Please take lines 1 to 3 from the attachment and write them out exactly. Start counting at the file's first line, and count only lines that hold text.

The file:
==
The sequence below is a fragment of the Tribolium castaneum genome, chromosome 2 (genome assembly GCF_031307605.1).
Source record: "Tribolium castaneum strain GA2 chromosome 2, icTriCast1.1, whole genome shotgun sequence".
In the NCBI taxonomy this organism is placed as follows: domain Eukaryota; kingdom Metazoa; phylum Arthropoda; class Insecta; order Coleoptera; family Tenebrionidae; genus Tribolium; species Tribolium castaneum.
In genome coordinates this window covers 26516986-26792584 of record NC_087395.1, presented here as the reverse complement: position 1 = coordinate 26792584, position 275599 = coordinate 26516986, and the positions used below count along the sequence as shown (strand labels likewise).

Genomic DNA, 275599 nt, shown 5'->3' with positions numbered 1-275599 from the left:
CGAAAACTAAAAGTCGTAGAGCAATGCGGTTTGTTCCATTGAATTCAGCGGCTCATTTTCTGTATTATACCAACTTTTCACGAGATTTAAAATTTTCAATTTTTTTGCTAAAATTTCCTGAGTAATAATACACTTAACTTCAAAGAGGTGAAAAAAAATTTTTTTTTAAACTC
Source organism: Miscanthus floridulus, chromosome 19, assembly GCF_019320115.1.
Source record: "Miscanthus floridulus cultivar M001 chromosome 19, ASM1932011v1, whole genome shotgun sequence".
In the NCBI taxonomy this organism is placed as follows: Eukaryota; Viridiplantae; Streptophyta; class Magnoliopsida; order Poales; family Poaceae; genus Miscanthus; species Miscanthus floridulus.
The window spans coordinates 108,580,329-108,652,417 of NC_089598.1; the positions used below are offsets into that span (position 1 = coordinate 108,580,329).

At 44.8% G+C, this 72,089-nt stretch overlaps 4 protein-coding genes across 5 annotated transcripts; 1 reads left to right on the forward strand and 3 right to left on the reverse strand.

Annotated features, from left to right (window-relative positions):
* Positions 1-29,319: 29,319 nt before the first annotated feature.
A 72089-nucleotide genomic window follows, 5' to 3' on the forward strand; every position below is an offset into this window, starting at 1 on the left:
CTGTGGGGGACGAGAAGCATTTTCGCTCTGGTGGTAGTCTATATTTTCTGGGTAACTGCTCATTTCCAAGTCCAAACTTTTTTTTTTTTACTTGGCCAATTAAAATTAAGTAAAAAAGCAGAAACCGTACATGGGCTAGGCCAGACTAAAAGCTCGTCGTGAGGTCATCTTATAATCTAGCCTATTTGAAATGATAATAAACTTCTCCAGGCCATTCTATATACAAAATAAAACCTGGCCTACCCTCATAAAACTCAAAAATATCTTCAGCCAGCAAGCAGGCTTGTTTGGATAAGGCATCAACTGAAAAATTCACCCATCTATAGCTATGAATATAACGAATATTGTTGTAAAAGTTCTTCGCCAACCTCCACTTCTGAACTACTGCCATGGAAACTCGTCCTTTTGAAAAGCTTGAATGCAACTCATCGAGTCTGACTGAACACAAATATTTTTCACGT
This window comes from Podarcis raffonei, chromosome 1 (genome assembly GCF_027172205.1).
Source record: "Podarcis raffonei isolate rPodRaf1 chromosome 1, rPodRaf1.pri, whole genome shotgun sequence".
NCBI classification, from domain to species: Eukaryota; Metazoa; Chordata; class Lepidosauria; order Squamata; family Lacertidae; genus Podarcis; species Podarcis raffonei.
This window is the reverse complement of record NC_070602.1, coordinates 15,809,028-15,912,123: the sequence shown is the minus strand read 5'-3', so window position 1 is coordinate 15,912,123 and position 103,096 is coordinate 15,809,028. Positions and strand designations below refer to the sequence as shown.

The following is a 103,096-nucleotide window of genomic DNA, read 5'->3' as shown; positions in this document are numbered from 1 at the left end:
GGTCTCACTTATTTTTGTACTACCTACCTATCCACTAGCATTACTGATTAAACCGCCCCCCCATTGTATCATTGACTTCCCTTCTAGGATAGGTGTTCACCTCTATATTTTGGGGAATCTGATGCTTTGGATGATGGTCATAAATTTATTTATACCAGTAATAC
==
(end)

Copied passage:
The sequence below is a fragment of the Tribolium castaneum genome, chromosome 2 (genome assembly GCF_031307605.1).
Source record: "Tribolium castaneum strain GA2 chromosome 2, icTriCast1.1, whole genome shotgun sequence".
In the NCBI taxonomy this organism is placed as follows: domain Eukaryota; kingdom Metazoa; phylum Arthropoda; class Insecta; order Coleoptera; family Tenebrionidae; genus Tribolium; species Tribolium castaneum.